Chapter 4.XXIX.—How Pantagruel sailed by the Sneaking Island, where Shrovetide reigned.
Chapter 4.XXX.—How Shrovetide is anatomized and described by Xenomanes.
Chapter 4.XXXI.—Shrovetide’s outward parts anatomized.
Chapter 4.XXXII.—A continuation of Shrovetide’s countenance.
Chapter 4.XXXIII.—How Pantagruel discovered a monstrous physeter, or whirlpool, near the Wild Island.
Chapter 4.XXXIV.—How the monstrous physeter was slain by Pantagruel.
Chapter 4.XXXV.—How Pantagruel went on shore in the Wild Island, the ancient abode of the Chitterlings.
Chapter 4.XXXVI.—How the wild Chitterlings laid an ambuscado for Pantagruel.
Chapter 4.XXXVII.—How Pantagruel sent for Colonel Maul-chitterling and Colonel Cut-pudding; with a discourse well worth your hearing about the names of places and persons.
Chapter 4.XXXVIII.—How Chitterlings are not to be slighted by men.
Chapter 4.XXXIX.—How Friar John joined with the cooks to fight the Chitterlings.
Chapter 4.XL.—How Friar John fitted up the sow; and of the valiant cooks that went into it.
Chapter 4.XLI.—How Pantagruel broke the Chitterlings at the knees.
Chapter 4.XLII.—How Pantagruel held a treaty with Niphleseth, Queen of the Chitterlings.
Chapter 4.XLIII.—How Pantagruel went into the island of Ruach.
Chapter 4.XLIV.—How small rain lays a high wind.
Chapter 4.XLV.—How Pantagruel went ashore in the island of Pope-Figland.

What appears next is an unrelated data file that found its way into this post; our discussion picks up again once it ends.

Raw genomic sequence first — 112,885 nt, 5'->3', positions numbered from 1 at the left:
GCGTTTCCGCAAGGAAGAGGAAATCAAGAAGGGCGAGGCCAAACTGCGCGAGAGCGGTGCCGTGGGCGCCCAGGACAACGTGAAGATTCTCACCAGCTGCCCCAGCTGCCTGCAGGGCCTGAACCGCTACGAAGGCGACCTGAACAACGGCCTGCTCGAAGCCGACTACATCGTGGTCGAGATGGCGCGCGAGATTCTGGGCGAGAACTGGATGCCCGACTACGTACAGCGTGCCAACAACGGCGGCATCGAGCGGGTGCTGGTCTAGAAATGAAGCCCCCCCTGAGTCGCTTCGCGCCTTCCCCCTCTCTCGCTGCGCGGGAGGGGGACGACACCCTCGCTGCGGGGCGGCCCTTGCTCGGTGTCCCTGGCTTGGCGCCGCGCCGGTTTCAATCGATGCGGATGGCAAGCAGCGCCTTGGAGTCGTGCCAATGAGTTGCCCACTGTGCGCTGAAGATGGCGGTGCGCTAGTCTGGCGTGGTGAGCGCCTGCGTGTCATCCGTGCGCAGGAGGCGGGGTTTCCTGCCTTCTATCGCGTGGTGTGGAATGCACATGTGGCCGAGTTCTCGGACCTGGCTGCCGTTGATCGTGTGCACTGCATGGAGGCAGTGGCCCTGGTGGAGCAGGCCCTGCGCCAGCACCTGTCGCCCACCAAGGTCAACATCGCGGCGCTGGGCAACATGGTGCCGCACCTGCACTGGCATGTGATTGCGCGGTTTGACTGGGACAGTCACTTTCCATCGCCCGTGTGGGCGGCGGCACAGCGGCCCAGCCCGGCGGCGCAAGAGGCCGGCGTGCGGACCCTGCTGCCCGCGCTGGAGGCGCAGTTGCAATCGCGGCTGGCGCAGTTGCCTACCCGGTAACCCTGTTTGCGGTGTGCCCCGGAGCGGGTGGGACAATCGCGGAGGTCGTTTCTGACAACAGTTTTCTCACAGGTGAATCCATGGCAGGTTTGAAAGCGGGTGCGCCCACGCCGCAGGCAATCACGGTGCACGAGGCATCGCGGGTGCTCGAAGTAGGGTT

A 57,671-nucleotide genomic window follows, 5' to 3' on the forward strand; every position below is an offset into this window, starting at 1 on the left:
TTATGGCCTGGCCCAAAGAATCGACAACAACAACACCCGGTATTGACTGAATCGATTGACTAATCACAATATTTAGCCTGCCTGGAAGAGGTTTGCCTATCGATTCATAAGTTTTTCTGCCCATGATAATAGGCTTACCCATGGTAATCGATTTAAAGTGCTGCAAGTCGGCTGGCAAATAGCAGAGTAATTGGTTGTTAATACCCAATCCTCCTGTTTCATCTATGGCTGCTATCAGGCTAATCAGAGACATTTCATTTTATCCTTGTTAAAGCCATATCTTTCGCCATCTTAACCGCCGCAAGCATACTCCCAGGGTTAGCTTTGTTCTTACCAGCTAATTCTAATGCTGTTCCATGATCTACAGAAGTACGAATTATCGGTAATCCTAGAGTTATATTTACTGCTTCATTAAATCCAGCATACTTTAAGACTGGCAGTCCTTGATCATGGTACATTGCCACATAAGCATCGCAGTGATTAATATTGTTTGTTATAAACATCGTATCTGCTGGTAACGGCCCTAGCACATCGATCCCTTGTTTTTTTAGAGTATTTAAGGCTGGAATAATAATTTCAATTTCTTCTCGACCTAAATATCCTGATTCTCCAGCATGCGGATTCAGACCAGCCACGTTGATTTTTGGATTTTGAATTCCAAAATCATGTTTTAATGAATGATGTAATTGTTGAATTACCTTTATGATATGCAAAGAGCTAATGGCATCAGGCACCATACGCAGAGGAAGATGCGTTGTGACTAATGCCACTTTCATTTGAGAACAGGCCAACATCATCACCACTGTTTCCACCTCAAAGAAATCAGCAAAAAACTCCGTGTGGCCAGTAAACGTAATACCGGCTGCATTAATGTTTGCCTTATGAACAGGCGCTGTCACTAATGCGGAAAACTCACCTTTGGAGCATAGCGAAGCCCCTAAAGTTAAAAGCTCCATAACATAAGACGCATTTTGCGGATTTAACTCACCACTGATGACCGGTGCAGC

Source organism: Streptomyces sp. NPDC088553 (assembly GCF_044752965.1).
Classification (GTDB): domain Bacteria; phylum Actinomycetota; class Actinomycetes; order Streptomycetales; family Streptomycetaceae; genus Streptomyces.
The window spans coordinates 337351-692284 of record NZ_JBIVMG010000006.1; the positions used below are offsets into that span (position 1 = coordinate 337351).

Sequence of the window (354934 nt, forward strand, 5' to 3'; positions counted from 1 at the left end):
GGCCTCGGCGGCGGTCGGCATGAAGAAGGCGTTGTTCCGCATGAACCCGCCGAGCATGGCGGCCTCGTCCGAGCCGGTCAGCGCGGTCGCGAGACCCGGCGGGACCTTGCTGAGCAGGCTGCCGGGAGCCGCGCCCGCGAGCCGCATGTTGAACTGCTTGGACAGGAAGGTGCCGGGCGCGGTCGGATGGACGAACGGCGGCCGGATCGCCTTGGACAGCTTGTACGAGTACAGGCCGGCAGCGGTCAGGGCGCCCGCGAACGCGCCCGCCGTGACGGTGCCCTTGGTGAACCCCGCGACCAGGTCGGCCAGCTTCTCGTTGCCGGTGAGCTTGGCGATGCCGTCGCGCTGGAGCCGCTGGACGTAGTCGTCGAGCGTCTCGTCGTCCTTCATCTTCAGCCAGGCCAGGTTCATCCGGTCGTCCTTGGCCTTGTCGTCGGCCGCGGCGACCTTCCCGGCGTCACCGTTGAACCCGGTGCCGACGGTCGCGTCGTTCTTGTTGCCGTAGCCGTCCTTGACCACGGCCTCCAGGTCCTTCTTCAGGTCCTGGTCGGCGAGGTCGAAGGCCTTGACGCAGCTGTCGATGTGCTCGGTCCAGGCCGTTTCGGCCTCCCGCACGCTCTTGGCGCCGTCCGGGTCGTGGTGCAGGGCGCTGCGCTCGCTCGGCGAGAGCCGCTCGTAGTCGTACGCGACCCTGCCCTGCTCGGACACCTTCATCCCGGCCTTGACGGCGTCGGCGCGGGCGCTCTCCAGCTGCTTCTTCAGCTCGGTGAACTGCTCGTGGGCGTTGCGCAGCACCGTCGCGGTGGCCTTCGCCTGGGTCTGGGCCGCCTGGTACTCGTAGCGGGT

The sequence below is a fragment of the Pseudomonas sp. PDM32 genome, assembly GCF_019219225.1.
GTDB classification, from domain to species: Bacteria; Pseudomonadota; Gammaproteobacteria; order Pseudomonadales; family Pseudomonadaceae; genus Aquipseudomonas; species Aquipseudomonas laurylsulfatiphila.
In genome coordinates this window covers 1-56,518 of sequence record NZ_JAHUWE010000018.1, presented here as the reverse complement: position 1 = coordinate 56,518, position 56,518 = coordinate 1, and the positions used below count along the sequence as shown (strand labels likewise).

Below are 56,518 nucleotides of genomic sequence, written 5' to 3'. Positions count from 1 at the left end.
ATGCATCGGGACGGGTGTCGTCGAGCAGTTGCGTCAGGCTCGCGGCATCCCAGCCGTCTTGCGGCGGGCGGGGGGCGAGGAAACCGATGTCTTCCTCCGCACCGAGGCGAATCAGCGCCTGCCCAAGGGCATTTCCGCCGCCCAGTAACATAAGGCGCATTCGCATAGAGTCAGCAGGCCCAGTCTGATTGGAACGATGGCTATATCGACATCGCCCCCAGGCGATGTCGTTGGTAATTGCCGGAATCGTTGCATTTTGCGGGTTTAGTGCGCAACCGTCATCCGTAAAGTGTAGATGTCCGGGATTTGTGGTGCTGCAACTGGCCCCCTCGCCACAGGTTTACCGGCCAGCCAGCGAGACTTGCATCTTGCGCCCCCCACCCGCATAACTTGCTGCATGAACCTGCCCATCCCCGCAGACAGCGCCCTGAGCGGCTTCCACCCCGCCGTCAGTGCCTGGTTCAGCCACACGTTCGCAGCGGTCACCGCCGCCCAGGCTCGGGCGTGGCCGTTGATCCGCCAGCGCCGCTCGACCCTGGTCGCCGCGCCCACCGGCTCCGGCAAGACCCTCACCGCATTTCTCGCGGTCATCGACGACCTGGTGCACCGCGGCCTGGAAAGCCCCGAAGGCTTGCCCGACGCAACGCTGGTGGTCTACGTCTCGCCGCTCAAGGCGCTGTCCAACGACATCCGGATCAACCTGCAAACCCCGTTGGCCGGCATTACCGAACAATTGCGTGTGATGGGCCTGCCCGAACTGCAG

Chapter 4.XLVI.—How a junior devil was fooled by a husbandman of Pope-Figland.
Chapter 4.XLVII.—How the devil was deceived by an old woman of Pope-Figland.
Chapter 4.XLVIII.—How Pantagruel went ashore at the island of Papimany.
Chapter 4.XLIX.—How Homenas, Bishop of Papimany, showed us the Uranopet decretals.
Chapter 4.L.—How Homenas showed us the archetype, or representation of a pope.
Chapter 4.LI.—Table-talk in praise of the decretals.
Chapter 4.LII.—A continuation of the miracles caused by the decretals.
Chapter 4.LIII.—How by the virtue of the decretals, gold is subtilely drawn out of France to Rome.
Chapter 4.LIV.—How Homenas gave Pantagruel some bon-Christian pears.
Chapter 4.LV.—How Pantagruel, being at sea, heard various unfrozen words.
Chapter 4.LVI.—How among the frozen words Pantagruel found some odd ones.
Chapter 4.LVII.—How Pantagruel went ashore at the dwelling of Gaster, the first master of arts in the world.
Chapter 4.LVIII.—How, at the court of the master of ingenuity, Pantagruel detested the Engastrimythes and the Gastrolaters.
Chapter 4.LIX.—Of the ridiculous statue Manduce; and how and what the Gastrolaters sacrifice to their ventripotent god.
Chapter 4.LX.—What the Gastrolaters sacrificed to their god on interlarded fish-days.
Chapter 4.LXI.—How Gaster invented means to get and preserve corn.
Chapter 4.LXII.—How Gaster invented an art to avoid being hurt or touched by cannon-balls.
Chapter 4.LXIII.—How Pantagruel fell asleep near the island of Chaneph, and of the problems proposed to be solved when he waked.
Chapter 4.LXIV.—How Pantagruel gave no answer to the problems.
Chapter 4.LXV.—How Pantagruel passed the time with his servants.
Chapter 4.LXVI.—How, by Pantagruel’s order, the Muses were saluted near the isle of Ganabim.
Chapter 4.LXVII.—How Panurge berayed himself for fear; and of the huge cat Rodilardus, which he took for a puny devil.